Donald Lambro

Yeah, like after the 2010 election, when his party got a shellacking in Congress, the economy showed no signs of improvement, and he reluctantly agreed to a two-year extension of the Bush tax cuts.

No one can predict what will happen in November, but the likely parameters of the election are beginning to come into sharper focus.

Despite polls showing that Congress' approval rating has sunk to a record low of 10 percent, surveys also show a strong majority of voters approve of their own representative and senators. With the House firmly in the grip of the Republicans, by 242 to 192 with one vacancy, it appears highly unlikely the GOP will lose control in November.

The Democrats' Senate majority is much more tenuous. Republicans need three more seats to effectively take control if they win the White House, with the vice president breaking tie votes. But if Obama wins a second term, the GOP would need just four more seats, which top forecasters say is easily within their reach.

"With five Democratic seats at greatest risk -- Nebraska, North Dakota, Missouri, Montana and Virginia -- and another five -- New Mexico, Ohio, Florida, Wisconsin and Hawaii -- the 2012 Senate landscape is stacked in the Republicans' favor," says Stuart Rothenberg in his latest race-by-race analysis.

What this means is that Republicans will be in control of Congress, and if Obama were to win a second term -- which very much depends on who the GOP nominee is -- he can kiss any tax increases goodbye.

In that situation, with the Republicans ruling Capitol Hill, he will likely be sent legislation in January to make the tax cuts permanent, with additional tax reforms to boost growth and new job creation. The political pressure on him would be intense to sign the bill to get the economy going again.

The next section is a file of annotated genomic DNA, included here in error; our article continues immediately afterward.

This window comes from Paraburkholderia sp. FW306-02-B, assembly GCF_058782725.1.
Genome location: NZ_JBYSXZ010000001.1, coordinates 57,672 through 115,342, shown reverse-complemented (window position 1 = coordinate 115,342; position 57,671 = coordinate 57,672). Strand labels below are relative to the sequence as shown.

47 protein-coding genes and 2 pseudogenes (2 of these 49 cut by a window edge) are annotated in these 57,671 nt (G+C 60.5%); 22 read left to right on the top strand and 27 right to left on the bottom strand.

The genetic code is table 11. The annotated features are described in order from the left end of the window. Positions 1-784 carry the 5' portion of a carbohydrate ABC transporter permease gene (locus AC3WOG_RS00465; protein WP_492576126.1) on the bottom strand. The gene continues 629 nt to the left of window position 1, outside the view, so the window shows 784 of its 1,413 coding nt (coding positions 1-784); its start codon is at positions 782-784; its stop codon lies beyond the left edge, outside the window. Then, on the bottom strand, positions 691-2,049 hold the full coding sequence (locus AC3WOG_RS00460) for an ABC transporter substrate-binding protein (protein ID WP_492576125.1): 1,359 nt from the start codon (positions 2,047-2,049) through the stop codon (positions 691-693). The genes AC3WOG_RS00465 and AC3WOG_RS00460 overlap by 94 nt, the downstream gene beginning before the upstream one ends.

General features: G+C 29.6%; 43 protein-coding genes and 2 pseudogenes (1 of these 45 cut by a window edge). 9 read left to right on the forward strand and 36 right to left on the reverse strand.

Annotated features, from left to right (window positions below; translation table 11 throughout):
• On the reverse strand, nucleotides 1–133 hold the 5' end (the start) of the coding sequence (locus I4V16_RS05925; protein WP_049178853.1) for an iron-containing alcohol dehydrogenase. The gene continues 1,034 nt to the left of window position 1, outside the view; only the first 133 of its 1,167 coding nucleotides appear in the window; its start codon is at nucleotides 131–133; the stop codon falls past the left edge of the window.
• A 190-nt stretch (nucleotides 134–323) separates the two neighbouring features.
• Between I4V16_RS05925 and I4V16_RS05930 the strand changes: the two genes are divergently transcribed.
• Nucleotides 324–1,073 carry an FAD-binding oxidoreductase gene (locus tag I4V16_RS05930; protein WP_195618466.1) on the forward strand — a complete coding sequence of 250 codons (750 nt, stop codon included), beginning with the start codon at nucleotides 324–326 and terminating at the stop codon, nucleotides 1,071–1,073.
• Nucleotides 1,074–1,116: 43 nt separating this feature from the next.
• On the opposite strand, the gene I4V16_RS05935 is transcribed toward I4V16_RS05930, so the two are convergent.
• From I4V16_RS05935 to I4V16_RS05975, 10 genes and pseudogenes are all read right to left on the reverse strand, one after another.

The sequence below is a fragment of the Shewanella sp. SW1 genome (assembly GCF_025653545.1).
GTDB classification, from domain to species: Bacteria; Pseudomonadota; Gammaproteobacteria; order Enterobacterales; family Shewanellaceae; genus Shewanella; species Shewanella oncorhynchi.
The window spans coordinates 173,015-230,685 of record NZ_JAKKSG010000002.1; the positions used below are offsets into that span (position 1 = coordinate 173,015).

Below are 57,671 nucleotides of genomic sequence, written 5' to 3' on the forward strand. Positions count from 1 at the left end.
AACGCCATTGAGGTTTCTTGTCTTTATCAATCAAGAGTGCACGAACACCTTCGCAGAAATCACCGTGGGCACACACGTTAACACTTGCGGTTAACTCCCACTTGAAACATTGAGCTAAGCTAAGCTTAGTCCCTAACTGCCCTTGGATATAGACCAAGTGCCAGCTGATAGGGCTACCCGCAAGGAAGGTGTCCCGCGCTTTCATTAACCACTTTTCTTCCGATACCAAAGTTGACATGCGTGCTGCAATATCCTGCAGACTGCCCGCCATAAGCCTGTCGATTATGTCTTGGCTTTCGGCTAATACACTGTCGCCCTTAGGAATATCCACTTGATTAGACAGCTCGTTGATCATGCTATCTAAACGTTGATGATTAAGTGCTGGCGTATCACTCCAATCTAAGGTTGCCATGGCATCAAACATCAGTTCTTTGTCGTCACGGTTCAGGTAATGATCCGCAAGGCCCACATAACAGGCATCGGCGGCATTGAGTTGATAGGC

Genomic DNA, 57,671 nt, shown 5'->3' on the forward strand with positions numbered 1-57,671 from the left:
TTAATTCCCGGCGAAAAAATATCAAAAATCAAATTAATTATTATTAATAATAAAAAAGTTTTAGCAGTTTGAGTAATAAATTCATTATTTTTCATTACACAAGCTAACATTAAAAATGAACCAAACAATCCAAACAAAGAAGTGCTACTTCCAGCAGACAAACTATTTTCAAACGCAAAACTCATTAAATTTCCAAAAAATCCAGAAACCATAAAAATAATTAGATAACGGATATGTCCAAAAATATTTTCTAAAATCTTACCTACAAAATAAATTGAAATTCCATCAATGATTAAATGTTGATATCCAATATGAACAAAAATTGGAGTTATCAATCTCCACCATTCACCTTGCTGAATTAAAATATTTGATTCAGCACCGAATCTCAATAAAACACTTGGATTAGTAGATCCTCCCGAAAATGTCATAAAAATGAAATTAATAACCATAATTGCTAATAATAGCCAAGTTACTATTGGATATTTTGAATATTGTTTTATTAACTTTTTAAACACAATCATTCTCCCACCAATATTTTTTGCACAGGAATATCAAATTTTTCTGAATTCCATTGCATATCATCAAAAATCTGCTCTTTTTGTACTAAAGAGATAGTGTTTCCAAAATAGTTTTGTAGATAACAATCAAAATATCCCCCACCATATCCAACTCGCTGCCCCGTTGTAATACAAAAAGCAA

But what if he loses the election and refuses to extend the Bush tax cuts in a bitter battle in the divided lame-duck Congress, allowing them to expire? That seems unlikely because he would be hurting the very segment of the electorate he says he most wants to protect: the middle class.

In that situation, even if he held his ground this time and let the tax cuts die, it would be a futile act of political retribution that would gain him nothing but public enmity.

The Republican majority would send legislation to the new president soon after the new Congress was sworn in and restore the tax cuts retroactively, with every assurance it would be immediately signed into law.

But for now, the political argument that Obama's failed policies have allowed this high unemployment and painfully slow recovery that has dragged on far longer than necessary is a powerful one.

Much of the investment doubts throughout the economy have been due to chronic uncertainty within the business community that feared making long-term expansion plans, not knowing whether the temporary tax rates would continue or be raised in any succeeding year. The absence of any certainty in tax policy has helped produce the anemic, high-unemployment economy we have now.

The Christian Science Monitor said the "standard of living for Americans has fallen longer and more steeply over the past three years than at any time since the U.S. government began recording it five decades ago."

The Obama economy, now in its fourth year, has little to show except higher poverty, record bankruptcies, mounting foreclosures, and more than $5 trillion in additional debt on the backs of generations to come.


Donald Lambro

Donald Lambro is chief political correspondent for The Washington Times.